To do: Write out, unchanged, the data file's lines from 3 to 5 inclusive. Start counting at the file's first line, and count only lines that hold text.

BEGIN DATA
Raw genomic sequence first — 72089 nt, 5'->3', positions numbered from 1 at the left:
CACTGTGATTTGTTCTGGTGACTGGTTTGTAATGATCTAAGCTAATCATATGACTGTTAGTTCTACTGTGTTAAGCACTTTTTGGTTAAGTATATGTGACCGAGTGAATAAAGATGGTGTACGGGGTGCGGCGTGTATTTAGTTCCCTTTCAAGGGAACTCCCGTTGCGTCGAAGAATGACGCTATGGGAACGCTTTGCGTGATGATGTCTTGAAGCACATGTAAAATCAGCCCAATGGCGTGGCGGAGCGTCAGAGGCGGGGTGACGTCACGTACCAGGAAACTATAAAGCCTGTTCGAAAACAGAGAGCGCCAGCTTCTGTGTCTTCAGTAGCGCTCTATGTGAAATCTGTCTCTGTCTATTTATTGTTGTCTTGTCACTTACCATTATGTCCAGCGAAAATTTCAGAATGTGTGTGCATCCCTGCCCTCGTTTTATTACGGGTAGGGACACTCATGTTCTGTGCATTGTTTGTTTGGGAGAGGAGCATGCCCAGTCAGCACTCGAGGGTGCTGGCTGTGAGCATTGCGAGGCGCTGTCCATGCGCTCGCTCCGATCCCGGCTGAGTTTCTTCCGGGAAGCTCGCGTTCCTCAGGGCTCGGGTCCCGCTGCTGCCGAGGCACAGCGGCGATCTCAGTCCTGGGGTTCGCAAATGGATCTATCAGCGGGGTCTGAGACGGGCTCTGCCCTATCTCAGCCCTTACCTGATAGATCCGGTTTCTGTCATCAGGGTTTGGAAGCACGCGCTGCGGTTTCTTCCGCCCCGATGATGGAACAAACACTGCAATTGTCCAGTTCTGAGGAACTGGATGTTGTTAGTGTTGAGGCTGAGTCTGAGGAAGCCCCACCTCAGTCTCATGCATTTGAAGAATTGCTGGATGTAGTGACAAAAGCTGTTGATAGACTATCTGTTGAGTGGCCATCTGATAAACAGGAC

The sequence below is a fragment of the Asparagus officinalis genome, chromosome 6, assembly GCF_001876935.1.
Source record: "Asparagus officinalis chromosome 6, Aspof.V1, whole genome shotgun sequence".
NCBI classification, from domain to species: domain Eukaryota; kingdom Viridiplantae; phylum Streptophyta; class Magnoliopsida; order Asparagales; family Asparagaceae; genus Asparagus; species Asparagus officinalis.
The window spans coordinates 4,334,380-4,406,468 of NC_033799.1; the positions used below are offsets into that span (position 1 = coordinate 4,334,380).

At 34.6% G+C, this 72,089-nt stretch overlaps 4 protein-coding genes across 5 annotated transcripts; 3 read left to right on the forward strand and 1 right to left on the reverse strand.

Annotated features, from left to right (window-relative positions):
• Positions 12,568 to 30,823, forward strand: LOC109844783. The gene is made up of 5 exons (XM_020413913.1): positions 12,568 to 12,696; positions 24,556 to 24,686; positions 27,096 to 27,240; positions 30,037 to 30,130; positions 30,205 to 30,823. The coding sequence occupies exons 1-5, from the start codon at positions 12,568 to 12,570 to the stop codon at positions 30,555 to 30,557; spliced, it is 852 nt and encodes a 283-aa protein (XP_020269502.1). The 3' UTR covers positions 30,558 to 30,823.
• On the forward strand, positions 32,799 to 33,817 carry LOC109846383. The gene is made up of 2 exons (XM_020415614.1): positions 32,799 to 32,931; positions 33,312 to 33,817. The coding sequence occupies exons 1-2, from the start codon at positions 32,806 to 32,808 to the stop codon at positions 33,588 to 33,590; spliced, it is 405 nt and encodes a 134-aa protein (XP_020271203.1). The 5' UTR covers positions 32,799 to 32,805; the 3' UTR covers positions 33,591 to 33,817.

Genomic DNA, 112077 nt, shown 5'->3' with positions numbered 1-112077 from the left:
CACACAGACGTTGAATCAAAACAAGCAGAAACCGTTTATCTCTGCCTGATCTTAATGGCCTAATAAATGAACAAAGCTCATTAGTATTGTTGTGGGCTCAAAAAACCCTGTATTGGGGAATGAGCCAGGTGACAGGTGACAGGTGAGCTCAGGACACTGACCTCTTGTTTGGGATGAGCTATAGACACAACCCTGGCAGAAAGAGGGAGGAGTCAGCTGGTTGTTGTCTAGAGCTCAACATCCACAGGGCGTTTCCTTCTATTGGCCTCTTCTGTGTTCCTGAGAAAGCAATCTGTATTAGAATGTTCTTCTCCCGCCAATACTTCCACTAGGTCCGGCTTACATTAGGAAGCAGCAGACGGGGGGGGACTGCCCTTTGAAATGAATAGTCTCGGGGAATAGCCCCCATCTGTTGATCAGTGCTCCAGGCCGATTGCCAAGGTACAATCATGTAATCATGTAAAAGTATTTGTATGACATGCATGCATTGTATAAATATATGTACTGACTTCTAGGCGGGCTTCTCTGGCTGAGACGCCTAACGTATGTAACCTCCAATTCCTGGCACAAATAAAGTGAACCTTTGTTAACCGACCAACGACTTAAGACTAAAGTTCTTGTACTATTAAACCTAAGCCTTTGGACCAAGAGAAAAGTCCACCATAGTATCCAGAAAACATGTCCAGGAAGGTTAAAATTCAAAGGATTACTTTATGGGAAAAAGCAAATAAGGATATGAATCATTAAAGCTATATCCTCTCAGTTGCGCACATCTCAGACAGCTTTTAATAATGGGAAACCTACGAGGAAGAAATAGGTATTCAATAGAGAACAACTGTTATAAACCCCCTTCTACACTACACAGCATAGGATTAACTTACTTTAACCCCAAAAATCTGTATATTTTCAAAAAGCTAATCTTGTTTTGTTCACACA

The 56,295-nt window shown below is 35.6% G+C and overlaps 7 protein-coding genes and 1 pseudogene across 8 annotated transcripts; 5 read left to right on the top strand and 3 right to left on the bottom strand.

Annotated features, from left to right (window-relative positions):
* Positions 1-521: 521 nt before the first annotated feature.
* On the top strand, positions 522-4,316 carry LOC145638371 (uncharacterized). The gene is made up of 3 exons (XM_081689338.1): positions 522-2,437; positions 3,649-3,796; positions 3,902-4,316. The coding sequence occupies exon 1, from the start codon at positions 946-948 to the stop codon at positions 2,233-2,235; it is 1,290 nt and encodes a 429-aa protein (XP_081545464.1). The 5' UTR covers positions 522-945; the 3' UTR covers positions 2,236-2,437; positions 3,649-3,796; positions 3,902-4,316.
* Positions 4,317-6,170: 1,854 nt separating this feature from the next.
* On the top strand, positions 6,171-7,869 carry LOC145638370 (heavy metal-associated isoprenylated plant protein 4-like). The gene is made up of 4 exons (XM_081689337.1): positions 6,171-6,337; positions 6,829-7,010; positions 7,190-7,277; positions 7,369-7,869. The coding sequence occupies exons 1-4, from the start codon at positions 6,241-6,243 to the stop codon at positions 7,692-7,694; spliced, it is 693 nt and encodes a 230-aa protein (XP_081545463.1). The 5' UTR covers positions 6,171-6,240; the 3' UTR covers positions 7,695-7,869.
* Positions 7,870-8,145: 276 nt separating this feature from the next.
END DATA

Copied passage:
The sequence below is a fragment of the Asparagus officinalis genome, chromosome 6, assembly GCF_001876935.1.
Source record: "Asparagus officinalis chromosome 6, Aspof.V1, whole genome shotgun sequence".
NCBI classification, from domain to species: domain Eukaryota; kingdom Viridiplantae; phylum Streptophyta; class Magnoliopsida; order Asparagales; family Asparagaceae; genus Asparagus; species Asparagus officinalis.